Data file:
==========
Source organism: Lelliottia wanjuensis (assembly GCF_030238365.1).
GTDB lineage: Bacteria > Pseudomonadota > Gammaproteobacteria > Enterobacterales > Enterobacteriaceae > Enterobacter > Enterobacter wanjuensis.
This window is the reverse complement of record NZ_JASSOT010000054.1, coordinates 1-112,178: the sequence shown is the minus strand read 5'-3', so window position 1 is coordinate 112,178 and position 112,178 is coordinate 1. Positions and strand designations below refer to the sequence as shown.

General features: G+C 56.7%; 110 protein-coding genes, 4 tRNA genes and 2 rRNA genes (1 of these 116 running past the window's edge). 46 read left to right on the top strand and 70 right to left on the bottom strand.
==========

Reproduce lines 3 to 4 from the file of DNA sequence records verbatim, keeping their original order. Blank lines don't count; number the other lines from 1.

This window is the reverse complement of record NZ_JASSOT010000054.1, coordinates 1-112,178: the sequence shown is the minus strand read 5'-3', so window position 1 is coordinate 112,178 and position 112,178 is coordinate 1. Positions and strand designations below refer to the sequence as shown.

General features: G+C 56.7%; 110 protein-coding genes, 4 tRNA genes and 2 rRNA genes (1 of these 116 running past the window's edge). 46 read left to right on the top strand and 70 right to left on the bottom strand.